I ran my own small farm for a few years, growing vegetables on half an acre. I enjoyed the work and I did it (with my husband and parents regularly pitching in) as a personal challenge, to see where it might lead. I started seeding my first crops in January, then spent months preparing beds, planning rotations, planting starts, building trellises, barely staying ahead of the weeds constantly threatening to overtake the whole plot, all without earning a cent.
It wasn’t until June that I made my first sale. I harvested lettuces, herbs, mustard greens and kale that we proudly displayed at the market, taking home about $200. The next week I brought root crops, too; ‘French breakfast’ radishes with their charming white tips, and ‘scarlet Nantes’ carrots, deeply orange and uniformly slender. I was proud of these because I had fought for them, thinning and weeding each row multiple times over the previous two months. I marked the bunches $3 each and thought, “What a steal!,” knowing the actual cost was nearly incalculable.
My second customer that day picked up a bunch of radishes and said, “Three dollars! That’s way too much for radishes!” I understood what she meant (a visually similar bunch at the store goes for $0.69), but I wanted to tell her that these radishes were different, that $3 was actually a deep discount, that even selling them for $3 I was making no profit. Instead, I smiled and said, “You haven’t tasted them yet!” She looked at me skeptically, but bought them anyway.
Although my radish buyer’s words stung a little, I could relate to her reaction because I have it myself every time I shop at a farmers market. Even now, after years of growing food (and seeing the labor and amendment costs that go into it), after managing a farmers market for seven years, my first reaction is still to the price, not the food’s true cost or value. Even though I choose to shop there, I still have to reason my way to a place where I believe enough in what I am buying to pay what I perceive as a larger price tag.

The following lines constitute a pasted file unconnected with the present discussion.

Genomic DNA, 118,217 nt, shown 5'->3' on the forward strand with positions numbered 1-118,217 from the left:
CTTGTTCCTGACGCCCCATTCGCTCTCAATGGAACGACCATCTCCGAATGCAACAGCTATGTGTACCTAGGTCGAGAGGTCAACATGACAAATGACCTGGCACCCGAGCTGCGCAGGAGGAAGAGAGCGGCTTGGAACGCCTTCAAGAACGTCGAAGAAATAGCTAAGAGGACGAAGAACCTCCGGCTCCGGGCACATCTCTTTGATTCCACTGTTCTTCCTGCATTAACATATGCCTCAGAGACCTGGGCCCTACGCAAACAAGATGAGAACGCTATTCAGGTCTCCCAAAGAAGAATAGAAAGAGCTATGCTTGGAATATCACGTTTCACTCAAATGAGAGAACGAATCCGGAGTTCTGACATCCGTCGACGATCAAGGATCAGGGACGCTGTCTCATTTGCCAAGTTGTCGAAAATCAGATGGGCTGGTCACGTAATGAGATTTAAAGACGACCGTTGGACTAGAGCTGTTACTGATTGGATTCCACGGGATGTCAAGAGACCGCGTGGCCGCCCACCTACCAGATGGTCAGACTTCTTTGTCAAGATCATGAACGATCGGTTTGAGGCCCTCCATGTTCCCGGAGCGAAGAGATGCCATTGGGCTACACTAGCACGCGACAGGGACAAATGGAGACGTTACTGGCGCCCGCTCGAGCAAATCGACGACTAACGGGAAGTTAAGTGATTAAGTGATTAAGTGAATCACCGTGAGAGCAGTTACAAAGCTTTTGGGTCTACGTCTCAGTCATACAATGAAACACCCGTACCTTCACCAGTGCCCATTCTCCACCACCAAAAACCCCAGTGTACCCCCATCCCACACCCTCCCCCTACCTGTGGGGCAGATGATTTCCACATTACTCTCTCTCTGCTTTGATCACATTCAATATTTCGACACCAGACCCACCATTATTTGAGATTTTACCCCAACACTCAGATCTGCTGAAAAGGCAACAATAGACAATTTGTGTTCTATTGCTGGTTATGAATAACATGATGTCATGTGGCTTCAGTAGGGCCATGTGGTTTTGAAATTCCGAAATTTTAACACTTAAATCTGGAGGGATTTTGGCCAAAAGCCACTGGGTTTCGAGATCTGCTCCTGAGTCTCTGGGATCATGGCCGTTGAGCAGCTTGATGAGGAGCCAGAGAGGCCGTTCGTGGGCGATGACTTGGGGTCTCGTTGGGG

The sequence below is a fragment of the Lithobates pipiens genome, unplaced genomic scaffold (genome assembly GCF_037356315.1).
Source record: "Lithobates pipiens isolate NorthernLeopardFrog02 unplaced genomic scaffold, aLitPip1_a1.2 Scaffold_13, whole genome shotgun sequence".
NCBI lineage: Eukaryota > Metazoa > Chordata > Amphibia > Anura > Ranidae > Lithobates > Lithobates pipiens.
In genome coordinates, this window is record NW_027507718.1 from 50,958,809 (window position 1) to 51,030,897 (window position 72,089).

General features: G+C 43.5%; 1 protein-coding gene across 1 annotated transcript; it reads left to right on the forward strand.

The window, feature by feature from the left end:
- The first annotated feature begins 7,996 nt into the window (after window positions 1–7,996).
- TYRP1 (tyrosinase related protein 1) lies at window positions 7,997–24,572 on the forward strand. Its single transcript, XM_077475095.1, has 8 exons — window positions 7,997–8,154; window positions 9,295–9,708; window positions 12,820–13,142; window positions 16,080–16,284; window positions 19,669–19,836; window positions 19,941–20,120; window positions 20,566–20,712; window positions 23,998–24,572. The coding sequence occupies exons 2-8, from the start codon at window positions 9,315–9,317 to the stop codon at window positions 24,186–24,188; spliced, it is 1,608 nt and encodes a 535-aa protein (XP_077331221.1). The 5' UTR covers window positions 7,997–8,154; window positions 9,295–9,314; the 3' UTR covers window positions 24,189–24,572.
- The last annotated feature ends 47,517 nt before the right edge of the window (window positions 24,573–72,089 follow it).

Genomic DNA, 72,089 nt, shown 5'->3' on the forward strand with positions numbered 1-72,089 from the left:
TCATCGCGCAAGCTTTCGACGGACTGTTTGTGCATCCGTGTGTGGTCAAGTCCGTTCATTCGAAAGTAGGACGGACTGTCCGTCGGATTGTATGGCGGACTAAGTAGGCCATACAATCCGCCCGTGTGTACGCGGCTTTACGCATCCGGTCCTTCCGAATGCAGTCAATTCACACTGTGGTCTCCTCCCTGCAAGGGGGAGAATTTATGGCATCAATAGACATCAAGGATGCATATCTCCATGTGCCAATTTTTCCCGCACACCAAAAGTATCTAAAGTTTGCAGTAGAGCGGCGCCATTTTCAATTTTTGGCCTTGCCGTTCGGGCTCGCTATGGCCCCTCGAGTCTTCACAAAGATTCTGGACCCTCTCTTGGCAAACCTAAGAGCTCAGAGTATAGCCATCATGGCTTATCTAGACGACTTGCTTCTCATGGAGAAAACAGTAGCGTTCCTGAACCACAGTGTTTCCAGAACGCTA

What is the True Cost of Food?
Beyond the basic math of labor, materials, and overhead one would expect a price to include, production costs that impact the environment, human health, and social welfare quickly reach algorithmic complexity. Non-profit groups like Food Tank and Sustainable Food Trust are looking for ways to quantify these costs, partly to expose the incomplete accounting that goes into setting conventional food prices, partly to illustrate the value sustainable food systems offer to the consumer – a price tag that is, they argue, significantly less overall.
In short, the pricing you see at the grocery store does not tell the whole story. The equation food producers use to arrive at a retail price is often offset by subsidies (direct or indirect) and ignores broader costs that are ultimately not picked up by the consumer or the producer individually, but by all of us collectively.
In their 2015 report, The Real Cost of Food, Food Tank shares some sobering facts about hidden food costs, including that low wages paid to employees at companies like McDonald’s cost taxpayers $135 billion each year in federal assistance programs, that complications with obesity add up to $2 trillion in global health care costs, and that erosion caused by agriculture creates a $500 billion global price tag each year.
In his 2010 TED Talk, Chef Dan Barber of New York’s Blue Hill at Stone Barns (recently named Eater’s Best Restaurant in America) said of modern industrial agriculture, We should call it what it is: a business in liquidation. The conventional agriculture model operates without a savings account, spending beyond its resources to create a product it sells at a discounted price. It’s a system that has grown out of perceived abundance of limited resources, that’s been fueled by federal subsidies, and that now tries to compete within a set of market constraints it helped create, not the least among them being consumer expectation for artificially low prices.
The good news is, sustainable agricultural models can and do produce food with significantly fewer hidden costs. So, if a bunch of radishes made by a system that promises to continue producing & improving radishes indefinitely costs $3, and a bunch of radishes made by a system in which growing them will become less and less feasible costs $0.69, it’s clear that the latter is more expensive in the long term (especially if you’re a radish lover).
Where Do We Go From Here?
You can help make a difference. Consider these costs when you find yourself with the choice between pricier food from a sustainable system and cheaper food from the industrial system. Better yet, buy directly from producers whenever possible: through a vegetable CSA, at a farmers market, or even at a grocery store.
And when it comes down to two products side-by-side on the shelf with organic food costing a couple dollars more than the conventional option, I ask myself this: Am I willing to donate $2 today to an organization that promotes land & water conservation, pollinator and wildlife habitat, and species diversity? If the answer that day is yes (and it almost always is), then I gladly pay a little more.